Palestinians protest forced isolation of West Bank communities

The Palestinian National Authority (PNA) has issued a sharp protest over Israeli occupation authorities’ plan to divide the West Bank into eight isolated areas. In a May 15 press release the PNA warned that this would turn each Palestinian population center into a large prison and destroy the economic, social, administrative and educational aspects of Palestinian daily life.

The PNA said the Israeli occupation army informed all international representatives and consulates in Jerusalem and Ramallah on May 14 that it has decided to divide the West Bank into eight areas, completely separated from each other by Israeli roadblocks. Movement of goods would require a permit from the Israeli Civil Administration, and goods, including food, would have to be shifted from one truck to another at the entrance of each isolated area.

China comments on NATO-Russia Council

Chinese Foreign Ministry spokesman Kong Quan said in Beijing last week that China hopes the Rome Declaration signed between Russia and NATO will help establish a new security concept featuring mutual trust, mutual benefits, equality and collaboration in Europe and even on a world scale. He added that the Chinese government opposes military alliances in any form and hopes the international community will work to create a peaceful global environment of long-term stability and security.

China also expects NATO to abide by the U.N. Charter and its tenets, and plan a proactive role in promoting peace and stability in Europe and the world at large, Kong said.

Argentina: Protests vs. gov’t handling of crisis

Tens of thousands demonstrated throughout Argentina May 29 to protest government policies that have failed to resolve the country’s economic crisis. Main access roads were blocked for much of the working day, while marches, rallies and work stoppages took place in almost all provinces. The protest against soaring unemployment, government spending cuts and the role of the International Monetary Fund was organized by the Argentine Workers Congress.

While the country has declared default on its $141 billion public debt, unemployment is now at 20 percent. Half the population is living in poverty and hunger stalks the outlying areas.

Protests set for South Korean unionists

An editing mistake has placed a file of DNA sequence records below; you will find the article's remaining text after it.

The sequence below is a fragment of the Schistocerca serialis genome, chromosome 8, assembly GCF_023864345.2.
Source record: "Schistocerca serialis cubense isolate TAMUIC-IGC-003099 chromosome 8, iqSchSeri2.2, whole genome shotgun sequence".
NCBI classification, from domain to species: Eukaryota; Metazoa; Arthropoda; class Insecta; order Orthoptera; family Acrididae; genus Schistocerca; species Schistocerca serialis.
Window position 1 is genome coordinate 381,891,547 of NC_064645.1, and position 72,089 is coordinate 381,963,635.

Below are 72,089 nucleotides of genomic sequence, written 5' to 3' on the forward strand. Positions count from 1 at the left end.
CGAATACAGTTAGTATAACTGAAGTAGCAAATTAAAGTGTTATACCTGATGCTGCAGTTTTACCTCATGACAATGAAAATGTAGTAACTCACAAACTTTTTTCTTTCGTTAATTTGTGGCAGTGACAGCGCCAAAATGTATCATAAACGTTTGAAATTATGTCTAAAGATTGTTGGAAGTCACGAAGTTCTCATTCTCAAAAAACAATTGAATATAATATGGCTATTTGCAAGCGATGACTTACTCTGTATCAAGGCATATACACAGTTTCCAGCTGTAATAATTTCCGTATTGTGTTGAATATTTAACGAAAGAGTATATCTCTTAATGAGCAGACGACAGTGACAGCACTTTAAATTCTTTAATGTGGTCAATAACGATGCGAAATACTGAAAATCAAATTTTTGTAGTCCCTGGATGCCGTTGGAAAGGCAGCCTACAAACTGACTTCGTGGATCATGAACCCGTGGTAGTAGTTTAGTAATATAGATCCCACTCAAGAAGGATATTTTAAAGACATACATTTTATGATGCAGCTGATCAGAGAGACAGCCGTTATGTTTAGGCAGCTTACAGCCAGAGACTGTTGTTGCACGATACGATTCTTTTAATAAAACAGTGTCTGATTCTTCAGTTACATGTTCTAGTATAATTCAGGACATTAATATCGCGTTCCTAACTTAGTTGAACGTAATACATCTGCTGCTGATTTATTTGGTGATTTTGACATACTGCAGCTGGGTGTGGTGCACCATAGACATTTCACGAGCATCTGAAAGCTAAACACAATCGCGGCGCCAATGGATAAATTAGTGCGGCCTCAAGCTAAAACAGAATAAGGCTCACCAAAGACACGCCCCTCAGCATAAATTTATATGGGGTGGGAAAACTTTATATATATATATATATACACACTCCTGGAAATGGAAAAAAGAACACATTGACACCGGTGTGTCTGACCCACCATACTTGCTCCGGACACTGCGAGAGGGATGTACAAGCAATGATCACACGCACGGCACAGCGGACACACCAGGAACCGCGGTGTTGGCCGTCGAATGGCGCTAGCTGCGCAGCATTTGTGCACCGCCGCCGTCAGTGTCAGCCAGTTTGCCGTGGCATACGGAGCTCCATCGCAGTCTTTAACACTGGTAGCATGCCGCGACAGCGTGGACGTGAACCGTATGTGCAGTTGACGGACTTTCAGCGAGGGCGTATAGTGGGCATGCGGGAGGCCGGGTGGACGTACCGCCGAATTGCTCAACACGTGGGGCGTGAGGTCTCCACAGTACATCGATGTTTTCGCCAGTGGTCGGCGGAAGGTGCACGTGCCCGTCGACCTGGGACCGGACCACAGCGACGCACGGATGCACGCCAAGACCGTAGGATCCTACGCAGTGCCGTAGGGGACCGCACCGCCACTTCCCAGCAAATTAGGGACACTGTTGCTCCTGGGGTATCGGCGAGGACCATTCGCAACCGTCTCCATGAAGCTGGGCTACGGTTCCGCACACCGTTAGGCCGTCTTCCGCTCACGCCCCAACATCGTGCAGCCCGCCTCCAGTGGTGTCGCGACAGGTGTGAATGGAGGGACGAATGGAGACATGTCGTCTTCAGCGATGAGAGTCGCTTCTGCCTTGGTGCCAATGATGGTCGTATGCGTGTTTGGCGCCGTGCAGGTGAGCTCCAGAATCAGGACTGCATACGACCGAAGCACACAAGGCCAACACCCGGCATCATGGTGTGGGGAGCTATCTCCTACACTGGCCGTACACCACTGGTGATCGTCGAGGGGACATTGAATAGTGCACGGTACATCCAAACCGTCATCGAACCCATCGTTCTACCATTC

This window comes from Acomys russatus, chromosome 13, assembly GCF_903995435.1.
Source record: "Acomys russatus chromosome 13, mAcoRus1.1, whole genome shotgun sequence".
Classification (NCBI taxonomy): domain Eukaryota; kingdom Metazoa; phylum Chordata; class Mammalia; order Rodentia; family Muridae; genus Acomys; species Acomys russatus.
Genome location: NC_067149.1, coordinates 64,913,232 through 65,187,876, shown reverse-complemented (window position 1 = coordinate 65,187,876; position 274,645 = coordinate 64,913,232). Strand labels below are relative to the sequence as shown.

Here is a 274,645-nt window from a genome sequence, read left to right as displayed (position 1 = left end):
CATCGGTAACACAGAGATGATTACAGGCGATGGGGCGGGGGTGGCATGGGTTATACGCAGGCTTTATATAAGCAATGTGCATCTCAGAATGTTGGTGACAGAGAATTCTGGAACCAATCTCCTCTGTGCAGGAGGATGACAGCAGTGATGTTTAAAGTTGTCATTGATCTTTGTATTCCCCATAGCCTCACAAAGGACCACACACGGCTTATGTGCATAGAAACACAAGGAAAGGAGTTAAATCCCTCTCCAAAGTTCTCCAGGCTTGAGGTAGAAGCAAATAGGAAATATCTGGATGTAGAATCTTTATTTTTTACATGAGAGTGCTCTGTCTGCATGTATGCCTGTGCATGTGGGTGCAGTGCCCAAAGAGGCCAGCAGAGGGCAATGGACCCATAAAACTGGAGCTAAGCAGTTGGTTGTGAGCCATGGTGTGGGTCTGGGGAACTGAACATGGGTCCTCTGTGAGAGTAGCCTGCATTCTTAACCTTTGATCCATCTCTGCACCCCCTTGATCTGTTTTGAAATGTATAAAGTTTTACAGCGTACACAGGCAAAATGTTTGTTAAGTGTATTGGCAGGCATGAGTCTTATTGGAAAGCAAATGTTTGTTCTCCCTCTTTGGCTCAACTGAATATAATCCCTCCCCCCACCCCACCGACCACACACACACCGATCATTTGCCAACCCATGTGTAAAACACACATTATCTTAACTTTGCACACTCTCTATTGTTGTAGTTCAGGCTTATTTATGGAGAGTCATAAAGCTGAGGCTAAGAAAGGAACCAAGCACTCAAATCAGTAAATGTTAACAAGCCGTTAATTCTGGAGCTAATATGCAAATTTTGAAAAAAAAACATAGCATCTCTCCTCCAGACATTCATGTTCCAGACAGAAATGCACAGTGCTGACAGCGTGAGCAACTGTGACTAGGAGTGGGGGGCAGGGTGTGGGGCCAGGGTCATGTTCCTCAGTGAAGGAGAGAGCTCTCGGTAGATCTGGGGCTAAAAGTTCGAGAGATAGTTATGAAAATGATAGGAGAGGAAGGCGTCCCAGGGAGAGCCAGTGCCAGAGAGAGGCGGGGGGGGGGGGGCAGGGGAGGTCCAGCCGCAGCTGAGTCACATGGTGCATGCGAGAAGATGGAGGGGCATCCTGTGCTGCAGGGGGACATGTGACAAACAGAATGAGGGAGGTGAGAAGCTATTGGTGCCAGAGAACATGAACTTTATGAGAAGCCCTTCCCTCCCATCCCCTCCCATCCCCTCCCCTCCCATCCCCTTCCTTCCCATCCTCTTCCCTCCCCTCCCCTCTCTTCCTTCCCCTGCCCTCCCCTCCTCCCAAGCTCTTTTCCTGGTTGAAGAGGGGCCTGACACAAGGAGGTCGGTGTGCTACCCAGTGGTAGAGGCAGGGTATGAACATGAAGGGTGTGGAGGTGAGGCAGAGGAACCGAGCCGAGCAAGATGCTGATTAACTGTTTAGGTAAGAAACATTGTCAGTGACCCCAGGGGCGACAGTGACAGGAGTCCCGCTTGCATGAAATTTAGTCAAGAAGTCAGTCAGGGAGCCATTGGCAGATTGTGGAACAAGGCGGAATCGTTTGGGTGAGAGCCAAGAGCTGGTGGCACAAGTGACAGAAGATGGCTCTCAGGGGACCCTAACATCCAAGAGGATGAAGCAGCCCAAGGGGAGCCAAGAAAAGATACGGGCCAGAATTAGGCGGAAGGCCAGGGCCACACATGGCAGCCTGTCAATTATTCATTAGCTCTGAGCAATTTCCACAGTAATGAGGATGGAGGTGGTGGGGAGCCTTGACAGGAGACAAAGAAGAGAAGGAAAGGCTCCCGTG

Hundreds of trade unions around the world are expected to participate in protest actions June 27, demanding immediate release of Dan Byung-ho, president of the Korean Confederation of Trade Unions and some 30 other trade unionists currently imprisoned in South Korea.

The Public Services International and International Metalworkers Federation are urging all their affiliates to take action. The International Confederation of Free Trade Unions is also backing the protest with an internet awareness campaign.

Protests will be held at Korean embassies around the world; union leaders will ask to meet with Korean government officials and letters of protest will be sent to Korean president Kim Dae-jung.

A previous Day of Action on Jan. 22 is believed partly responsible for the release several weeks later of Mun Sung-hyun, former president of the Korean Metal Workers Federation.

Metalworkers vow to continue strike

Nearly 2,000 workers affiliated with the National Union of Metalworkers of South Africa (NUMSA) vowed last week to continue their four-week-old strike at New World Enamel Co. in Thaba-Nchu. NUMSA is demanding, among other things, a significant wage increase for all workers, an end to racial discrimination at the company, an end to job cuts and outsourcing, and guaranteed health and safety measures.

“The union cannot allow a situation where workers are treated like slaves when they put much effort into making the company productive,” NUMSA said.

Long-term dangers from India-Pakistan war

The Communist Party of Bangladesh (CPB) this week warned that if war breaks out between India and Pakistan, the whole subcontinent will suffer untold loss of human lives, material wealth and natural environment. “Only the warmongers, arms traders and ultra-fascist forces of both countries will reap benefits,” and “in the long run, U.S. imperialism will gain most” by using the war as a pretext to station its armed forces permanently in the subcontinent, the CPB said in a statement.

The U.S. and its western allies are not taking effective steps to restrain the two governments, the CPB said, but instead are urging their nationals to leave both Pakistan and India – a reaction that sends “dangerous signals of imminent war to all concerned parties.” The CPB said all unresolved issues can and should be solved by negotiation, and not by a barbaric war.